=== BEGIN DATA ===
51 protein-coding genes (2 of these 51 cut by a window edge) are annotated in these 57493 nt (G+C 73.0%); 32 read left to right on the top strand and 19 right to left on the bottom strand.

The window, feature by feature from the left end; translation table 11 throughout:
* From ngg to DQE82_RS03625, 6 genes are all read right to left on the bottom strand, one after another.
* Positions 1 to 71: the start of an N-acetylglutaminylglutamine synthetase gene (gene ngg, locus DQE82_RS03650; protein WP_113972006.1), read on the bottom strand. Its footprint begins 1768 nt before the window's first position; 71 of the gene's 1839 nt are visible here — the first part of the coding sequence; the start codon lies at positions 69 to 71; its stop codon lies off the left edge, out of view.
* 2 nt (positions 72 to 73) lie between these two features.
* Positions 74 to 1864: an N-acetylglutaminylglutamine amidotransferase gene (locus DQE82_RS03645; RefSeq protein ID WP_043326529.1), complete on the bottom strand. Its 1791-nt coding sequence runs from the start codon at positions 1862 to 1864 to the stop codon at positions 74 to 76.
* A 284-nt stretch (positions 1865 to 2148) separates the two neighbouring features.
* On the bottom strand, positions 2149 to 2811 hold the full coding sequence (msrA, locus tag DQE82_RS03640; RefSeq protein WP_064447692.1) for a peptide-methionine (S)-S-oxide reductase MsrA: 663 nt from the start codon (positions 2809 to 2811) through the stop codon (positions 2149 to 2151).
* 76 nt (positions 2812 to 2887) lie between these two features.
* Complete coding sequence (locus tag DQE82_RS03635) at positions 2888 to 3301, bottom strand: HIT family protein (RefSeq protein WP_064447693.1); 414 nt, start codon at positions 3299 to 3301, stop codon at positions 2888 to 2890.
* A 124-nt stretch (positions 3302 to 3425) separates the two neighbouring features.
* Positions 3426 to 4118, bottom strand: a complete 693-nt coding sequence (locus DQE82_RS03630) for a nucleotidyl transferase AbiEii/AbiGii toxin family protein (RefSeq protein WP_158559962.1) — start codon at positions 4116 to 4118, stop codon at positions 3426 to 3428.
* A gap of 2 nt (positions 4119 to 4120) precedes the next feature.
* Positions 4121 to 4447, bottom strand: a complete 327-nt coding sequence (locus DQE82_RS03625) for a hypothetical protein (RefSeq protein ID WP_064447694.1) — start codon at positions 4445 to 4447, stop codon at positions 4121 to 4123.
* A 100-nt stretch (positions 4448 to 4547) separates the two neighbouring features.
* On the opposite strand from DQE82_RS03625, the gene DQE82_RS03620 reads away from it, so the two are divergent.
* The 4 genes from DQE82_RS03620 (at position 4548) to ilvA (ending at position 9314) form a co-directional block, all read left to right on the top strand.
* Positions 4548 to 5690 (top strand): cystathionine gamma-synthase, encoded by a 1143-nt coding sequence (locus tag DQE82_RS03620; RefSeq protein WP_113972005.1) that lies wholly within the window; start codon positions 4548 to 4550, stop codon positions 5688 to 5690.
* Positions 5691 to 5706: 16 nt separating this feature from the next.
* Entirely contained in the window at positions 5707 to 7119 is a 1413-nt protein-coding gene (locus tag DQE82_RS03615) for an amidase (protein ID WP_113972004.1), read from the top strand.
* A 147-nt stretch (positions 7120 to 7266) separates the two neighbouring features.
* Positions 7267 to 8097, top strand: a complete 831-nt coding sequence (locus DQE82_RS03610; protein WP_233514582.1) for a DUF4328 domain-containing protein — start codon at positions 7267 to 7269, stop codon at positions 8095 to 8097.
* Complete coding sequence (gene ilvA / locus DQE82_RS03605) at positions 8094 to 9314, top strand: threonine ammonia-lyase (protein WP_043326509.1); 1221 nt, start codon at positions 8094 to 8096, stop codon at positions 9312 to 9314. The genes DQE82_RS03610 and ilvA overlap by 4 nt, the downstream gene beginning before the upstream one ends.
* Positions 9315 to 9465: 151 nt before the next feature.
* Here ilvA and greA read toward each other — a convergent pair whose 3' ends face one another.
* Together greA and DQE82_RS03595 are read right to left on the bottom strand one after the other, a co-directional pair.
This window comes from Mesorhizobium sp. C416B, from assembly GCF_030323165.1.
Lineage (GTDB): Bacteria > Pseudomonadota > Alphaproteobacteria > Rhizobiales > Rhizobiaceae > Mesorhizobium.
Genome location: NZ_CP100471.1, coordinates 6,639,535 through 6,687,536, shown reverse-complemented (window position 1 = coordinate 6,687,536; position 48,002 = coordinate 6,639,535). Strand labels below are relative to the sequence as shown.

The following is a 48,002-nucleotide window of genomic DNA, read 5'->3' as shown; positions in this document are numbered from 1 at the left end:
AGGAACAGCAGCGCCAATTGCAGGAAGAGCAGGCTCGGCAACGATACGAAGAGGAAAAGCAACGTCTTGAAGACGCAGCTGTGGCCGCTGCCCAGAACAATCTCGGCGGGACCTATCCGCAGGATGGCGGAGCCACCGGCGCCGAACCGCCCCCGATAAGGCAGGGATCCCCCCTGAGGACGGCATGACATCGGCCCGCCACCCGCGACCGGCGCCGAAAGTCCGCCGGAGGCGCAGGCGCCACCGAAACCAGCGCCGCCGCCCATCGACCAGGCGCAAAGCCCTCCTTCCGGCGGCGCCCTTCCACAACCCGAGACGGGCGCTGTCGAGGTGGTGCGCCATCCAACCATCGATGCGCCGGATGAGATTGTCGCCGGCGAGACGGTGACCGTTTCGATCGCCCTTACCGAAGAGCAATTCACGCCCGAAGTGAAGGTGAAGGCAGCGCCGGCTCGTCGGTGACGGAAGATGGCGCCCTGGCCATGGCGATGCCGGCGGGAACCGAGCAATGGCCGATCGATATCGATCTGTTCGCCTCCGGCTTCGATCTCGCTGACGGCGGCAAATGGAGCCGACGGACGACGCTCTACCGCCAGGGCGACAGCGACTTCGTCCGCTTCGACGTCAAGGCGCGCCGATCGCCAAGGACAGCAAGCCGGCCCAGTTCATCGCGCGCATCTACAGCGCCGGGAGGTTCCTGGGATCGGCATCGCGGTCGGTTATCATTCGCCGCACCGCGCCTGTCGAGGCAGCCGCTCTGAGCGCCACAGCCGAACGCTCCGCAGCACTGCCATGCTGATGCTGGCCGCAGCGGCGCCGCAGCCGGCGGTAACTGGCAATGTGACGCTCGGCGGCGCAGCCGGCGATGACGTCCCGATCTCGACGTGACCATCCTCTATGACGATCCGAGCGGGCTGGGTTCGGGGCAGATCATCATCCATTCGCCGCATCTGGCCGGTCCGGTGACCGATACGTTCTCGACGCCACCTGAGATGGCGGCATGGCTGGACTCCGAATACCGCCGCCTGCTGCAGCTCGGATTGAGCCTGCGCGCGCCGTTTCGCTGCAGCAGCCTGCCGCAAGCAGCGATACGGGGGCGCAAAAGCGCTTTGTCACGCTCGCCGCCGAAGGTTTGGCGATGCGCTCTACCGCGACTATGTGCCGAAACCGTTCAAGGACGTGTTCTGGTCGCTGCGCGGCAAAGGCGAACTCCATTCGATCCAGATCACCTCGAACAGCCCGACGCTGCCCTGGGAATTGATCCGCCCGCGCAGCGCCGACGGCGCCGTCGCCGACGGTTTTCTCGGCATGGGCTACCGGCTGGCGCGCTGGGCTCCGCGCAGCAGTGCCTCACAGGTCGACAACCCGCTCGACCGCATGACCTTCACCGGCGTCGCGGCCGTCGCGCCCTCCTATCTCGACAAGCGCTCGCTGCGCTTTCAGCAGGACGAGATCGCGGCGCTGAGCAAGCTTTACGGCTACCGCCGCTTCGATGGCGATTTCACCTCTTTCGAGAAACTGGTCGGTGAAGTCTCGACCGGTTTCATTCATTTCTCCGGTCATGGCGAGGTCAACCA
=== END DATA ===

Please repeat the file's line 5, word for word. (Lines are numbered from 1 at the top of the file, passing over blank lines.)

* 2 nt (positions 72 to 73) lie between these two features.